America is a country that loves to punish. We punish foreign nations. We discriminately punish our own. This week, The Economist rightfully flays the ongoing — and failed — notion of Wild West American Justice where the punishment rarely fits the crime.
IN 2000 four Americans were charged with importing lobster tails in plastic bags rather than cardboard boxes, in violation of a Honduran regulation that Honduras no longer enforces. They had fallen foul of the Lacey Act, which bars Americans from breaking foreign rules when hunting or fishing. The original intent was to prevent Americans from, say, poaching elephants in Kenya. But it has been interpreted to mean that they must abide by every footling wildlife regulation on Earth. The lobstermen had no idea they were breaking the law. Yet three of them got eight years apiece. Two are still in jail.
America is different from the rest of the world in lots of ways, many of them good. One of the bad ones is its willingness to lock up its citizens (see our briefing). One American adult in 100 festers behind bars (with the rate rising to one in nine for young black men). Its imprisoned population, at 2.3m, exceeds that of 15 of its states. No other rich country is nearly as punitive as the Land of the Free. The rate of incarceration is a fifth of America’s level in Britain, a ninth in Germany and a twelfth in Japan.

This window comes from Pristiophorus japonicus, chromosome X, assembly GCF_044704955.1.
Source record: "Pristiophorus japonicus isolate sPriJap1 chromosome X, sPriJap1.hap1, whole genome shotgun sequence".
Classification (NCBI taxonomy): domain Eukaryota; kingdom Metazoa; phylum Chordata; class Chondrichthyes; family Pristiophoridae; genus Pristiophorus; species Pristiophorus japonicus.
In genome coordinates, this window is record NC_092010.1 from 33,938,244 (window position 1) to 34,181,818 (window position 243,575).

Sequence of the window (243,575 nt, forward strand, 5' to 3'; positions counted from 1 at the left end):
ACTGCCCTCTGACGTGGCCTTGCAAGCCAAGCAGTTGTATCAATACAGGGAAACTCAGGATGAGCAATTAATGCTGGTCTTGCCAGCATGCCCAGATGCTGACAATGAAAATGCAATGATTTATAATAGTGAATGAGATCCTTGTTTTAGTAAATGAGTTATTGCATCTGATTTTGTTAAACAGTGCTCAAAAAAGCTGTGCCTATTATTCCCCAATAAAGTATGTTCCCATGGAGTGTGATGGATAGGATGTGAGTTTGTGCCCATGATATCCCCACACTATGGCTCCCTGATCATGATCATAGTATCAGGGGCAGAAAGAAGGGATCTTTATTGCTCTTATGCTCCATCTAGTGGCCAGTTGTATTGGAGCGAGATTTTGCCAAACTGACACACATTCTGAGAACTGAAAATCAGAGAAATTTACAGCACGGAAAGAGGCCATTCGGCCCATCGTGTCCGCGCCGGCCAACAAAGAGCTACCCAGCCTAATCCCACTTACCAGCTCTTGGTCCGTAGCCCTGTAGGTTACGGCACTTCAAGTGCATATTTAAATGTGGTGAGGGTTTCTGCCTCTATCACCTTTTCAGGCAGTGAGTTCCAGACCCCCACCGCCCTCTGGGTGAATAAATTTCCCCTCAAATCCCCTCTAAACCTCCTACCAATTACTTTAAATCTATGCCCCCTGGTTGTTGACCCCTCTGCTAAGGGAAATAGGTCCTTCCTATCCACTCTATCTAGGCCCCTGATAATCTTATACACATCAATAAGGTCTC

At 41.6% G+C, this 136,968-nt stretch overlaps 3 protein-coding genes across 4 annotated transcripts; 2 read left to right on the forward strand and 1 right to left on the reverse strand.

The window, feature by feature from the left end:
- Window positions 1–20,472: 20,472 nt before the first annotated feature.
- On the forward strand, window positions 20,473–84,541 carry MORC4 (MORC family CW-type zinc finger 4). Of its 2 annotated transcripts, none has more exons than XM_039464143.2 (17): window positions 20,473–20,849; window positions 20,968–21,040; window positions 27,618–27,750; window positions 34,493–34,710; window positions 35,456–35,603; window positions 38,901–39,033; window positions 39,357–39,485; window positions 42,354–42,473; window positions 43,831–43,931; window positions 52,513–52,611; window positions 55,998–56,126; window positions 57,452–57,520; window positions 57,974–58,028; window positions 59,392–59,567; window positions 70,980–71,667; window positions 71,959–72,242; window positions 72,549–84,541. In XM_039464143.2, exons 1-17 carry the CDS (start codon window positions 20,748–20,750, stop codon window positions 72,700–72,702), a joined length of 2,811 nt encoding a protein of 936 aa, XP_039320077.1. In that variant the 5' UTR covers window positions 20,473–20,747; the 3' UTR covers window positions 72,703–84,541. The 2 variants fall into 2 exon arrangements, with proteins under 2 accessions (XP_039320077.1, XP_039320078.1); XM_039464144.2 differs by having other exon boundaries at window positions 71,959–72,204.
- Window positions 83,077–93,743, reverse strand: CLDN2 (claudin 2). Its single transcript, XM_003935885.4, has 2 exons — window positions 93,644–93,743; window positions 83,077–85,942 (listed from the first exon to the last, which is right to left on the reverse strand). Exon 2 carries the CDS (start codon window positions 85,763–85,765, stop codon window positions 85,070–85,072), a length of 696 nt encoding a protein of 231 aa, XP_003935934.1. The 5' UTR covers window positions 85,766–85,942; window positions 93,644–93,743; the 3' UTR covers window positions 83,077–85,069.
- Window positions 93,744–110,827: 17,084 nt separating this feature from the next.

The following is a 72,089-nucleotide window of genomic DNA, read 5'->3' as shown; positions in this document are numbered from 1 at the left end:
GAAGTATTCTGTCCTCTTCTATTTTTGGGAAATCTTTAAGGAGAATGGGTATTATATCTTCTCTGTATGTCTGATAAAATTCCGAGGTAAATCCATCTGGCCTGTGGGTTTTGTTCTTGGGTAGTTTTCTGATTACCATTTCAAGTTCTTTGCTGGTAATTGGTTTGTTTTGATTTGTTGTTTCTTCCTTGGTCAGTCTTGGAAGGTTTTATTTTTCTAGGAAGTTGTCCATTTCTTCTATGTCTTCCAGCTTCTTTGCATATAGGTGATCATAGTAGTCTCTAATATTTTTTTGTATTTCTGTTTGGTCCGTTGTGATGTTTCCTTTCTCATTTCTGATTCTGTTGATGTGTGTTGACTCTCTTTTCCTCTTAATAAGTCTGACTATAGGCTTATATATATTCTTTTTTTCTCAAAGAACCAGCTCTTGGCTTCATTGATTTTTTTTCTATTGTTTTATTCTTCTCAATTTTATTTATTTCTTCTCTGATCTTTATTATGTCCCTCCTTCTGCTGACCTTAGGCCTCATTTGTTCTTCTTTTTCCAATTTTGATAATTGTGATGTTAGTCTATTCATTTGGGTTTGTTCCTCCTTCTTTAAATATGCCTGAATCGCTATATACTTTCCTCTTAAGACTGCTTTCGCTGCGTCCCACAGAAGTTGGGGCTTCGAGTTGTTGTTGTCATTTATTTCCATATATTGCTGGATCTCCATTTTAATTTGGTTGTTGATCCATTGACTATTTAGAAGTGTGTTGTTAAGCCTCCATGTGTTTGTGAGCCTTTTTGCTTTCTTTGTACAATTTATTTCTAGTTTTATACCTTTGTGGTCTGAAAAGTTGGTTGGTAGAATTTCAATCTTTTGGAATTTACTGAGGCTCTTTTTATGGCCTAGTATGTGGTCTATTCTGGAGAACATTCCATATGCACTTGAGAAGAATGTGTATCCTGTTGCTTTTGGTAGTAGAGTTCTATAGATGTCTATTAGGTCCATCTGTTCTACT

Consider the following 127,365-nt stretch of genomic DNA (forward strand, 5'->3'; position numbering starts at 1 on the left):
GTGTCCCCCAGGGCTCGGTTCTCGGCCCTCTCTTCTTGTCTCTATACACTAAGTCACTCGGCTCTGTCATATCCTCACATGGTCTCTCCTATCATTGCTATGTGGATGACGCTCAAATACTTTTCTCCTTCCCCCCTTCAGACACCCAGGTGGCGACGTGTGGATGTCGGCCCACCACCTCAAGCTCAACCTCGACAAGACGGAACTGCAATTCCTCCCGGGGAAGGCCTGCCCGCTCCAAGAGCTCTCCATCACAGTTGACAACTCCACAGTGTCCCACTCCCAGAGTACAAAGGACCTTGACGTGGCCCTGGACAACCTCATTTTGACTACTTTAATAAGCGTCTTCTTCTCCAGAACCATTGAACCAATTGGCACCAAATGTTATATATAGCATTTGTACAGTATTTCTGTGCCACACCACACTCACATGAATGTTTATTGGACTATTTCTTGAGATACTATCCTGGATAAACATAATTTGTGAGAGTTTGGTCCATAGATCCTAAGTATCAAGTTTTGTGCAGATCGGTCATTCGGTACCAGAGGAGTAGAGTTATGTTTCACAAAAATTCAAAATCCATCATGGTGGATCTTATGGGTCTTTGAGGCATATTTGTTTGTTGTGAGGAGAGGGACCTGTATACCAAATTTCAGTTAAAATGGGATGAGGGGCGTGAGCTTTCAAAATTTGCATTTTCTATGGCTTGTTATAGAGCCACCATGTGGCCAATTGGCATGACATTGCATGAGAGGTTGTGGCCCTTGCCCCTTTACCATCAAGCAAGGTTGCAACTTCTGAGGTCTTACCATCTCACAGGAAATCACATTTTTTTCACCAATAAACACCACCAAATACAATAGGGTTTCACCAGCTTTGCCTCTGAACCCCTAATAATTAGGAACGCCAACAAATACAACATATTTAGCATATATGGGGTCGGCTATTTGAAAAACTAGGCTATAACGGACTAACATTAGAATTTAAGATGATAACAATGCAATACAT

Why do we have this thirst for punishment?
There’s the “Rule of Law” and then there’s drowning in citations and infractions and felonies and misdemeanors that can build you up and bind you down for a long incarceration.
Why have we given up on the idea of prison being a place for reformation and reinsertion into mainstream society?
Should America be in the business of warehousing bodies in prisons?
Can we build enough prisons to hold and feed all the offenders among us?
If we really want to separate and punish — why do we only go halfway? Why provide recreation time and television and books in prison?
Why not lock down every single prisoner every single day? That would save on staff costs and remove prisoner-on-prisoner violence.
Why should the prisoners be given more than a cup of water and a slice of bread a day? Close the commissary.
Why provide lights or private toilets? Give them a skylight and a bucket. They can use their left hand for wiping.
The reformation movement in America has nothing to do with the prisoners — but rather in the way we treat them and expect them to behave while incarcerated.
If we treat the incarcerated less well than we would treat a stray dog in an alleyway — then we shouldn’t be surprised when prisoners released back to the street claw and bite us in their attempt to bind back into society.
I once saw a report that said that in Japan, prisoners are given a very small cramped cell and barely enough room to sit down — with a crime rate that is low to match.
I wonder if that would work in the US.
The Economist article makes a good point that we are over militia-ized in our just system of punishment. The article argues that the crime rate and incarceration numbers will actually go down if we loosen some of the laws and give judges more leeway in sentencing. Mandatory sentencing has led us into this judicial and incarceration mess.